When On the Origin of Species was published in 1859, Wyman's one-time mentor, Richard Owen came out against the book, while his colleague Asa Gray supported it. In 1860, Darwin went to Gray to enlist Wyman's support due to Wyman's work on higher apes and anatomy.[18] Wyman wrote to Darwin agreeing that "progressive development is a far more probable theory than progressive creations",[19] and the two men corresponded between 1860 and 1866, with Darwin writing at one point "I know hardly anyone whose opinions I should be more inclined to defer to."[20][21]

Personal life[edit]

Wyman was married in 1850 to Adeline Wheelwright, with whom he had two daughters, Mary and Susan. Wheelwright died in 1855 and in 1861, he married Annie Williams Whitney, with whom he had a son, Jeffries Wyman, Jr. Whitney died in 1864, the year of their son's birth.[22] In 1978, the Peabody Museum published Dear Jeffie, a collection of letters and sketches that Wyman had written to his son from 1866 to 1874 (the year of his own death) when he was doing field work in the states and abroad. His brother Dr. Morrill Wyman was a respected Cambridge doctor; their father Dr. Rufus Wyman was the first director of the McLean Asylum. Ironically, Dr. George Parkman had sought the directorship of the asylum, another connection between Parkman and the Wymans.[23]

His grandson, also named Jeffries Wyman (1901-1995), was a molecular biologist and biophysicist, and he was also a professor at Harvard.

Notes[edit]

  1. ^ Appel, T. "Wyman, Jeffries," American National Biography Online http://www.anb.org/articles/13/13-01864.html
  2. ^ Gifford, G., "Twelve Letters from Jeffries Wyman, M.D.: Hampden-Sydney Medical College, Richmond, Virginia, 1843-1848" Journal of the History of Medicine and Allied Sciences 1965, page, 315.
  3. ^ Wilder, B. "Jeffries Wyman" Leading American Men of Science 1910, page 171.
  4. ^ Gifford, G. "An American in Paris, 1841-1842: Four Letters from Jeffries Wyman" Journal of the History of Medicine and Allied Sciences 1967, pages 275-6.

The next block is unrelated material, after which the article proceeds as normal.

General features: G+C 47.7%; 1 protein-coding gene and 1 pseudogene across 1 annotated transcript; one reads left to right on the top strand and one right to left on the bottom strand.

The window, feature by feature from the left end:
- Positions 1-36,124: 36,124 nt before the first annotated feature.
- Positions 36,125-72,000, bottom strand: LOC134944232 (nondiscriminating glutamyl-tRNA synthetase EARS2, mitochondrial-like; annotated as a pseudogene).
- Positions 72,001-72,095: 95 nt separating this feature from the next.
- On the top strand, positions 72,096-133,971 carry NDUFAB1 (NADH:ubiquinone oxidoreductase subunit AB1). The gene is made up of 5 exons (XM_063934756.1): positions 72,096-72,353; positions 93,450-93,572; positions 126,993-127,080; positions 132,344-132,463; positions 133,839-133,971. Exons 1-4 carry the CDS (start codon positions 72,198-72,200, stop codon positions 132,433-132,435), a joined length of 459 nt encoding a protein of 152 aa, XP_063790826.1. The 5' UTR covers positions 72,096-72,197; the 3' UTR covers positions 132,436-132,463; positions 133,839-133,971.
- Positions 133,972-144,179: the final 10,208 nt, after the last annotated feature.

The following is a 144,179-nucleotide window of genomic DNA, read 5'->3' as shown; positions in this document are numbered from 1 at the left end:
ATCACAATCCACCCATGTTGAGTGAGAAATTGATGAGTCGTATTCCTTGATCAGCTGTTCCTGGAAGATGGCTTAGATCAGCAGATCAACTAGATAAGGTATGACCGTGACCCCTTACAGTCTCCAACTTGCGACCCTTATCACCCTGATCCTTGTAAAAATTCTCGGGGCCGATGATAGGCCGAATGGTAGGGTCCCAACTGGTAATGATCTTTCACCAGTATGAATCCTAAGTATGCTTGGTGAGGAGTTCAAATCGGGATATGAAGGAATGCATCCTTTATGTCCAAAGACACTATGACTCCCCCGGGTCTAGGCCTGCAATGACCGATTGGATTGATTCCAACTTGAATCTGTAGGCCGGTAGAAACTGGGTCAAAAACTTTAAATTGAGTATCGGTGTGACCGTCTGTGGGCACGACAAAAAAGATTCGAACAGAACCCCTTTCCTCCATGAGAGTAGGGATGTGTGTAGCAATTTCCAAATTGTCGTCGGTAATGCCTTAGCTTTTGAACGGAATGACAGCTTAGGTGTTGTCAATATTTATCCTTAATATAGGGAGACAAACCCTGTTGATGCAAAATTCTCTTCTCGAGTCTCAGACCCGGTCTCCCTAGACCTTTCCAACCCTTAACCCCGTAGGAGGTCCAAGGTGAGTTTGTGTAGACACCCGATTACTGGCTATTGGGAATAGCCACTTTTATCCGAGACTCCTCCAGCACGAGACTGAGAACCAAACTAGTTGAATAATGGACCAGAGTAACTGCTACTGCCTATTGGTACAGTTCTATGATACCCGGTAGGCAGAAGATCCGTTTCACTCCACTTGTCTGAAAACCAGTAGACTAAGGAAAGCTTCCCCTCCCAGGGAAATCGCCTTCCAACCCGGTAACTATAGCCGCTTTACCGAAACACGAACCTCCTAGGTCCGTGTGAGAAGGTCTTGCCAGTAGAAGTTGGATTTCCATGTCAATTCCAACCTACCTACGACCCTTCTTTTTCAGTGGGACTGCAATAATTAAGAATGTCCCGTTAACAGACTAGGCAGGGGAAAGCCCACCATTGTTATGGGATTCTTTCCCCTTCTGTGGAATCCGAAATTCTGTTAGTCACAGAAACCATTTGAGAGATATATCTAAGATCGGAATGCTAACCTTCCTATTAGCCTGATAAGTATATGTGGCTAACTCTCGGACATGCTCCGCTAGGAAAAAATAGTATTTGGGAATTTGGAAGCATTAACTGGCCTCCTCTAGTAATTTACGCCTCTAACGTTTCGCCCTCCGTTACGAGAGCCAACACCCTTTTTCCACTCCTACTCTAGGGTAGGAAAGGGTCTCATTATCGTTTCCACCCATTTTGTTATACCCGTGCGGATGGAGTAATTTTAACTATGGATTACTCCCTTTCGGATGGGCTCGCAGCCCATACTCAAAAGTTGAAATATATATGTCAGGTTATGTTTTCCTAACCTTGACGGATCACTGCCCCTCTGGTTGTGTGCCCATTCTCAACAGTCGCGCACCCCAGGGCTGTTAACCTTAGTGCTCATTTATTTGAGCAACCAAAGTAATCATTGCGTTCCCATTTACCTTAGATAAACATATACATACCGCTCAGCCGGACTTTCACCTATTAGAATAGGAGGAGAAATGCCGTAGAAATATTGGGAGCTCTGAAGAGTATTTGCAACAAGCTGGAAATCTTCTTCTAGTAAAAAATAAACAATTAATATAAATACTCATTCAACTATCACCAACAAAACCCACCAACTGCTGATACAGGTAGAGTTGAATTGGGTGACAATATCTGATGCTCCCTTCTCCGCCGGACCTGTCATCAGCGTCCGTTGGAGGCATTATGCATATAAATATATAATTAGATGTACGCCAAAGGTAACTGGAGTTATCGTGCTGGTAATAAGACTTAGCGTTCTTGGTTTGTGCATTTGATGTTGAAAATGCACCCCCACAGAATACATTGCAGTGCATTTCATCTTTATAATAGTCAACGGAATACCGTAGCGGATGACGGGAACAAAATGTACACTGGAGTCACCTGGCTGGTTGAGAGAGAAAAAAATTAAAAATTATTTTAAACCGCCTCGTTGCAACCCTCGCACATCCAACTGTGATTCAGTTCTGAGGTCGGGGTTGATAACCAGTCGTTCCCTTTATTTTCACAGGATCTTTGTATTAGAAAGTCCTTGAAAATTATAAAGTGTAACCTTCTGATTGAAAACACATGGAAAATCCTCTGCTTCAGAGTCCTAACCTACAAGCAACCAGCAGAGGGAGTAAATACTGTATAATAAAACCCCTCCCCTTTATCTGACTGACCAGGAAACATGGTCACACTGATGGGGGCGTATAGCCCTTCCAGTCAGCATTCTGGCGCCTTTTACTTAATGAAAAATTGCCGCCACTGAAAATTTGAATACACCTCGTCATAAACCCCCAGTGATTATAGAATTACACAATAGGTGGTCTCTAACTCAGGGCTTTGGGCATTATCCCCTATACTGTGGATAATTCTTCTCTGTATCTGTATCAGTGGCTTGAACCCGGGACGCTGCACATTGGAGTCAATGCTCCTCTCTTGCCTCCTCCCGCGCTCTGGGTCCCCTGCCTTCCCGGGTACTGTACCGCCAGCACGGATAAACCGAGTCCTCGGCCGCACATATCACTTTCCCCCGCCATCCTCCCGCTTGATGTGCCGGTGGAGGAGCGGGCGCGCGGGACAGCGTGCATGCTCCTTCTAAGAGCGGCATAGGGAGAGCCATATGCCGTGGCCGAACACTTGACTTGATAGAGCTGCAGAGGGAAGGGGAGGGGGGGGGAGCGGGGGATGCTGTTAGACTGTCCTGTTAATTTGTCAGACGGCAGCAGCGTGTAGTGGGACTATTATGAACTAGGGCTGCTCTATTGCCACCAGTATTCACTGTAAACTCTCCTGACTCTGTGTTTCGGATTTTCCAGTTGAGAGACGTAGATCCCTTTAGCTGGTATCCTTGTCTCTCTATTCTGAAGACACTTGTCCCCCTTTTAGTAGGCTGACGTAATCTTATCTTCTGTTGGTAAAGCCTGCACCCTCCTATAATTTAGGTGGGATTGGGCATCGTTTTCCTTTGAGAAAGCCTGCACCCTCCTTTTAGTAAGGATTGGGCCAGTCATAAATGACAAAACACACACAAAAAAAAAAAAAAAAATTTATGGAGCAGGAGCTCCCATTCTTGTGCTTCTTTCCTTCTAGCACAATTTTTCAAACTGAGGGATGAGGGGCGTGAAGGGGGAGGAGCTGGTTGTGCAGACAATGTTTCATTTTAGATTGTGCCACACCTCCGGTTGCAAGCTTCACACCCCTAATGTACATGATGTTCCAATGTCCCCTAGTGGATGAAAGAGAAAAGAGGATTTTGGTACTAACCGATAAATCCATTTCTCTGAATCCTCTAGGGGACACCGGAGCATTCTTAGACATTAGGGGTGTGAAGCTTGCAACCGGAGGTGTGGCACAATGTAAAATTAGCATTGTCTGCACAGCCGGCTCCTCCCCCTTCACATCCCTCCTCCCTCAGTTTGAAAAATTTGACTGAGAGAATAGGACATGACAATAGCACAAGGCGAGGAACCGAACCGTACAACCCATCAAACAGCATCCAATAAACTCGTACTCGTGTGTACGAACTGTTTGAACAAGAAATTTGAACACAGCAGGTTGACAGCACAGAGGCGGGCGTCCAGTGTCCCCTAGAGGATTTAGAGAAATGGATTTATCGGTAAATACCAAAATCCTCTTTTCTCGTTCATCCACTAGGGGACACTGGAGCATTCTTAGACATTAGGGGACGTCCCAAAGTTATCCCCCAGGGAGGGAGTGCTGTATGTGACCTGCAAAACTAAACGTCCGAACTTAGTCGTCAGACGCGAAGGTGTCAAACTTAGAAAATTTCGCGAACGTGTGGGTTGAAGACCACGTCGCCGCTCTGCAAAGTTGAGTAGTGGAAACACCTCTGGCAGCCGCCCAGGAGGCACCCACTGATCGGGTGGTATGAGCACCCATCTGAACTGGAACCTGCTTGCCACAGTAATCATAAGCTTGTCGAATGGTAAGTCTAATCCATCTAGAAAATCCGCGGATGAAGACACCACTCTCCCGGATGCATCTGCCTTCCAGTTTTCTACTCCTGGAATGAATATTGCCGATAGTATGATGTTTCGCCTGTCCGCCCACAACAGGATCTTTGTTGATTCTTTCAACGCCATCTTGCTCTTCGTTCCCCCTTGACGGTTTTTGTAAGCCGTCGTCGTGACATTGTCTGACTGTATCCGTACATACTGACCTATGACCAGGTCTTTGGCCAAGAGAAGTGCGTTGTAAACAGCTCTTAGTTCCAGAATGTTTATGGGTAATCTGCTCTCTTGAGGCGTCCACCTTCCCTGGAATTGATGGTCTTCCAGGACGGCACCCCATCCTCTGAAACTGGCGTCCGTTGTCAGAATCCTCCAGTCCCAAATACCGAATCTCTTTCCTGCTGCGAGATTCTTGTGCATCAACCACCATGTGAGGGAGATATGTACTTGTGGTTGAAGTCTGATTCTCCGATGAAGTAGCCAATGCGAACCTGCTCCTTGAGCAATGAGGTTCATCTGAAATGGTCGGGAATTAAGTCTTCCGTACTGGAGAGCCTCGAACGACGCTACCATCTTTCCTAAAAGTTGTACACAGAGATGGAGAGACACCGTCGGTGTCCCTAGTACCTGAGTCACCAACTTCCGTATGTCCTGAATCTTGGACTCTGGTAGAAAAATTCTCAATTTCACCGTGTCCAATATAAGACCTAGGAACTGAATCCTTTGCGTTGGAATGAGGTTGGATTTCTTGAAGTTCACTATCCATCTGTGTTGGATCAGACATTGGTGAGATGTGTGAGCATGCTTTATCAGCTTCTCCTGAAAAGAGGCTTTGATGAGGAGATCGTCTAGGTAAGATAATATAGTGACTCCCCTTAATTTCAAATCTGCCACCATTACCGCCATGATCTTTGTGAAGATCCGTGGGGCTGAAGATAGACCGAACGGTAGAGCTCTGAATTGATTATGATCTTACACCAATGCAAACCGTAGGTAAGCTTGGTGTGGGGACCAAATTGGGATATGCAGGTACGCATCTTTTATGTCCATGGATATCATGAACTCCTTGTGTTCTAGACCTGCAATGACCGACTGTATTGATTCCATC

5. ^ Conniff R. Discovering gorilla. Evolutionary Anthropology, 18: 55-61. doi:10.1002/evan.20203
  6. ^ Wilder, B., "Sketch of Dr. Jeffries Wyman," Popular Science Monthly 1875, page 355.
  7. ^ Bemis, G. Report of the Case of John W. Webster, 1850, page 61.
  8. ^ Sullivan, R. The Disappearance of Dr. Parkman 1971, page 5.
  9. ^ New York Globe, Trial of Professor John W. Webster 1850, page 77.
  10. ^ Bemis, page 88.
  11. ^ New York Globe, page 21.
  12. ^ Sullivan, page 118.
  13. ^ Appel, "Wyman, Jeffries" American National Biography
  14. ^ Dupree, A., "Jeffries Wyman's Views on Evolution" Isis 1953, page 246.
  15. ^ Appel, T. "Jeffries Wyman, Philosophical Anatomy, and the Scientific Reception of Darwin in America," Journal of the History of Biology 1988, page 71.
  16. ^ Appel, page 71.
  17. ^ Appel, page 91.
  18. ^ Dupree, A., "Some Letters from Charles Darwin to Jeffries Wyman" Isis 1951, page 105.
  19. ^ "Darwin Correspondence Project - Letter 2901 — Wyman, Jeffries to Darwin, C. R., (c. 15) September 1860". Retrieved 2009-03-04. 
  20. ^ "Darwin Correspondence Project - Letter 2936 — Darwin, C. R. to Wyman, Jeffries, 3 October (1860)". Retrieved 2009-03-04. 
  21. ^ Dupree, "Some Letters from Charles Darwin to Jeffries Wyman," page 106.
  22. ^ Appel, T. "Wyman, Jeffries" American National Biography
  23. ^ Sullivan, page 33.

References[edit]

  • Appel, Toby A. "Jeffries Wyman, Philosophical Anatomy, and the Scientific Reception of Darwin in America" in Journal of the History of Biology 1988 21(1), pages 69–94.
  • Appel, Toby A. "Wyman, Jeffries"; http://www.anb.org/articles/13/13-01864.html; American National Biography Online February 2000
  • Bemis, George. Report of the Case of John W. Webster. CC Little and J Brown, 1850.
  • Dupree, A. Hunter. "Jeffries Wyman's Views on Evolution" in Isis 1953 44(3), pages 243-246.
  • Dupree, A. Hunter. "Some Letters from Charles Darwin to Jeffries Wyman" in Isis 1951 42(2), pages 104-110.
  • Gifford, George E. Jr. (ed.) "An American in Paris, 1841-842: Four Letters from Jeffries Wyman" in Journal of the History of Medicine and Allied Sciences 1967 22, pages 274-285.
  • Gifford, George E. Jr. (ed.) Dear Jeffie: Being the Letters from Jeffries Wyman, first director of the Peabody Museum, to his son, Jeffries Wyman, Jr. (1978)
  • Gifford, George E. Jr. (ed.) "Twelve Letters from Jeffries Wyman, M.D. Hampden-Sydney Medical College, Richmond, Virginia, 1843-1848" in Journal of the History of Medicine and Allied Sciences 1965 20, pages 309-333.
  • Hall, James. Whitney, J. "GEOLOGICAL SURVEY OF STATE OF WISCONSIN, Vol. 1" 1862, CHAPTER VII - Observations upon the Mammalian Remains of extinct and existing Species found in the Crevices of the Lead-bearing rock, and in the Superficial Accumulations within the Lead Region of Wisconsin and Iowa. (By Prof. JEFFRIES WYMAN)
  • Stone, James Winchell. Report of the Trial of Prof. John W. Webster. Phillips, Sampson, & Company, 1850.
  • Sullivan, Robert. The Disappearance of Dr. Parkman. (1971)
  • Wilder, B. G.. Leading American Men of Science, edited by D. S. Jordan (New York, 1910)
  • Wilder, B. G.. "Sketch of Dr. Jeffries Wyman" in Popular Science Monthly 1875 6, pages 355-360.